Autumn in Arizona inspires fall cleaning—as the heat dials back, save for direct sun in the early afternoon, and the sky deepens to a darker blue, and as the Sonoran Desert stashes away the monsoon magic for a different flavor, I feel an extraordinary need to clarify.
Instead of unpacking from a work trip to Detroit and shoving my suitcase back into storage, I was digging through an old box of computer parts and nested wires that’s been living in our office closet since we moved into this house nearly two years ago.
I had already sorted through fraying headphones and ancient graphics cards and business cards from two jobs ago, thrown away a few armfuls, and repopulated my desk with a few forgotten trinkets, when I found this note from Aurelie Sheehan, a professor I worked with at the University of Arizona when I was getting my MFA.
Joel, your writing helps us see what we have become blind to. I’ve not seen better proof that writing is not selfish or insular, but a communion of the highest order.
Aside from this being such a kind, thoughtful compliment, it’s migrated back to me at such a perfect time—a moment of transition and doubt, as I both change course and wait, somewhat patiently, for the email(s) that will change everything. I’ve put the novel project—THE STAR CASSETTE—away for now, as I wait to hear back on the small barrages of query emails I’ve been sending out, and have returned my focus to shorter work and projects.
One of which is a series of communions between people and the animals around them.
One of my deepest fascinations is borrowed from fairy tales—the ease with which they communicate. Not by mouth, not making human sounds, like the Disney-ified version of these ancient stories, but from a deeper source. Telepathy. A feeling. A look in the eye and knowing. A language we once shared with the animals around us and have since lost in our struggle to bring obedience to the world.
I wrestled with this inability to answer our animal friends through my last novel attempt, WHAT STILLS NEVER SURVIVES, in which a veterinarian, navigating a world where animals are changed and killed through an apocalyptic event, wishes she could understand where the animals around her hurt. Whether they wish the hurt were gone. Whether they want to be fixed. Every time I include an animal protagonist in a story of mine, like “The Boomslang Coup”, I’m actively exploring that borderline.
The entrance to a deep and dark woods, where, upon passing through, where we might commune with the animals once again.
I have some exciting news from this border: My prose poem, “Beneath the Undergarden” is now live in issue 14 of Tiny Molecules. I’m always excited and worried in equal measure when a new piece of mine passes the transom between my computer and the world at large, but this one is unique: the first in what I hope will be a long series of communions.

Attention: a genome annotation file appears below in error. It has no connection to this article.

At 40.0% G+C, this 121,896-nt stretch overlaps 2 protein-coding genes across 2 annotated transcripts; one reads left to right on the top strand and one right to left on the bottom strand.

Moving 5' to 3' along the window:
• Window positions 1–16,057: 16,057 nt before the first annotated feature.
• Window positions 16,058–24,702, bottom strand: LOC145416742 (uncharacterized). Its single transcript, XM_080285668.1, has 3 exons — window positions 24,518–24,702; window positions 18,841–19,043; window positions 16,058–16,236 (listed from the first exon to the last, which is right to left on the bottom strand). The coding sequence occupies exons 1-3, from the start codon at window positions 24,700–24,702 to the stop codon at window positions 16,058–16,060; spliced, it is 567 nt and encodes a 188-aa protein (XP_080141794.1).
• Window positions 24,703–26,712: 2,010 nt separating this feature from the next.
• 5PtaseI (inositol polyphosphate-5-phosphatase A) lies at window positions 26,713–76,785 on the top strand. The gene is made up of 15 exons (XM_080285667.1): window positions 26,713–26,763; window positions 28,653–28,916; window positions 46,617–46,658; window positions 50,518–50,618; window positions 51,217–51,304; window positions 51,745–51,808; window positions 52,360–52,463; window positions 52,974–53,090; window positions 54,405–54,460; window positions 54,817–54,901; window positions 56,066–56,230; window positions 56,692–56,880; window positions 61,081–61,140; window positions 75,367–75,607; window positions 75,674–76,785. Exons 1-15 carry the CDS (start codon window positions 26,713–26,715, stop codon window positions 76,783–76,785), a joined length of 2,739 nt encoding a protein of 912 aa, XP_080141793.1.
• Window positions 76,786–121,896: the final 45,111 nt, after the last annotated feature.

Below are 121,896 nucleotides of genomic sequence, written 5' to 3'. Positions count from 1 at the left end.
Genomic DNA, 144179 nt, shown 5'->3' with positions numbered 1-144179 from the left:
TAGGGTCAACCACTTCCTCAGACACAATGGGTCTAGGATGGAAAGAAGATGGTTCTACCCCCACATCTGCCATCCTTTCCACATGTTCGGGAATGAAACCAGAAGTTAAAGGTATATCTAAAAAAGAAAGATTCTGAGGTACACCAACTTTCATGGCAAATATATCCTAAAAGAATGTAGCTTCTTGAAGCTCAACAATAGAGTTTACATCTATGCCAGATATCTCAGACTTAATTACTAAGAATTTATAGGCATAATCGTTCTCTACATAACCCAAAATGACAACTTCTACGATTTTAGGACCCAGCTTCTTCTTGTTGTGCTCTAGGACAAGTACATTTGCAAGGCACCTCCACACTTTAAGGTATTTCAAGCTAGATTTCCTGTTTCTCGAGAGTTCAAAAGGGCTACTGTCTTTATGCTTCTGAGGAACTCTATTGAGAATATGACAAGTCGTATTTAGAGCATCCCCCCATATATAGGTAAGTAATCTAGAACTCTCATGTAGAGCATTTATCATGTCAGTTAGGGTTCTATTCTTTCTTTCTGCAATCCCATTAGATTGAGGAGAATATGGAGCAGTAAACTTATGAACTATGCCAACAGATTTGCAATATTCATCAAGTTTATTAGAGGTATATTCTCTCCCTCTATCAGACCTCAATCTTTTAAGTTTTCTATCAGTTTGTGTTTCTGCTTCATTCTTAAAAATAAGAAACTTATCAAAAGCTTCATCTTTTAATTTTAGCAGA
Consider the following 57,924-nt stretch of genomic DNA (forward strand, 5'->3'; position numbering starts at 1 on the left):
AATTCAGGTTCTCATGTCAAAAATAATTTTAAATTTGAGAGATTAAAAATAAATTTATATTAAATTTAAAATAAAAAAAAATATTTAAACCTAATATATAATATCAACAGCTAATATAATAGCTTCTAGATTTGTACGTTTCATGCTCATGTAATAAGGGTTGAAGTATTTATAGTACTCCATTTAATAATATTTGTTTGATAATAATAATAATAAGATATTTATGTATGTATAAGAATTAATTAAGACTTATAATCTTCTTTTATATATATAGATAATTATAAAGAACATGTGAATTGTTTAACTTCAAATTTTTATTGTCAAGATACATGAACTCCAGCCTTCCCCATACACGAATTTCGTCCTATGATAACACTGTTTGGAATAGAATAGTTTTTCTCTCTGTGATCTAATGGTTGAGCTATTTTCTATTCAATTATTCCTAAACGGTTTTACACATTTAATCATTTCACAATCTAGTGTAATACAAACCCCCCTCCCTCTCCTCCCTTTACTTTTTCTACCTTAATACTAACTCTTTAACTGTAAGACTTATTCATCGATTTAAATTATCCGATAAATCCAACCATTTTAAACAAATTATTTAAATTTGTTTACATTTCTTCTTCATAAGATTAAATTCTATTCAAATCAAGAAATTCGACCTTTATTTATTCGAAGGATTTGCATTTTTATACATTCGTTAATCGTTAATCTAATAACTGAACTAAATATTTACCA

A few are on their way later this year, like “Meal Prep”, “Feeding the Oscars”, and “The Reception”, with others still searching for their homes.
This project feels like the coda to the endling stories I wrote back in 2014-2015. Anyone remember those? Here are a few favorites from the depths of the internet.
And my absolute favorite, "Crepuscular Bear," which I’ll republish here in full, since Caketrain will never return from its hiatus, it seems:
The crepuscular bear mother waits in her den and when the sun falls without her crepuscular husband’s return she knows he has been felled by the rawboned man with the beard going silver. The children are playing on a rabbit skin rug. She steps outside for a moment and looks out over the crepuscular landscape. Standing there hindlimb-tall she feels like the whole crepuscular population of stars is staring down at her. She knows her body is a prize. She imagines the violence being levied against her husband and she promises the wind she will make the right sacrifices for her crepuscular young ones. Inside, the babes are still learning to talk, their tongues flat and wide like the salmon that have disappeared. Their eyes are pinched and nightblack but always growing lighter.
As the sun sets its crepuscular remnants graze the edges of her fur. She becomes adorned in columns of light, wears them like crepuscular jewelry. Her children—one two three four five—step outside and form a semicircle behind her and mumble her praises. They hold the light in their paws and praise their crepuscular heritage, their crepuscular parentage. She says to them, Babes, here is what we are, and then, one by one, she feeds them a piece of crepuscular—hard and honey-colored and blue-sweet. They hold it on their tongues and laugh. From a distance, she feels the man watching, aiming, then opens her crepuscular mouth and ushers her children inside. He will not get them. They will all be together. She swallows and their twenty little crepuscular paws tickle her throat on their way down well past midnight.
The endlings were all about finales. Closing curtains. They were me sounding a small alarm over the cavalier way we treat the world around us—climate change, the Anthropocene, the sixth and ongoing mass extinction—through an often cavalier approach. Talking animals doing strange things on the horizons of their deaths. Talking animals thrashing about before they’re burned up. Talking animals knowing the horror that is to come.
The communions are about beginnings: apologies and hopes and the first steps of long journeys. I hope they provide some light for the readers they’ll someday reach beyond that finicky border between us and everything else.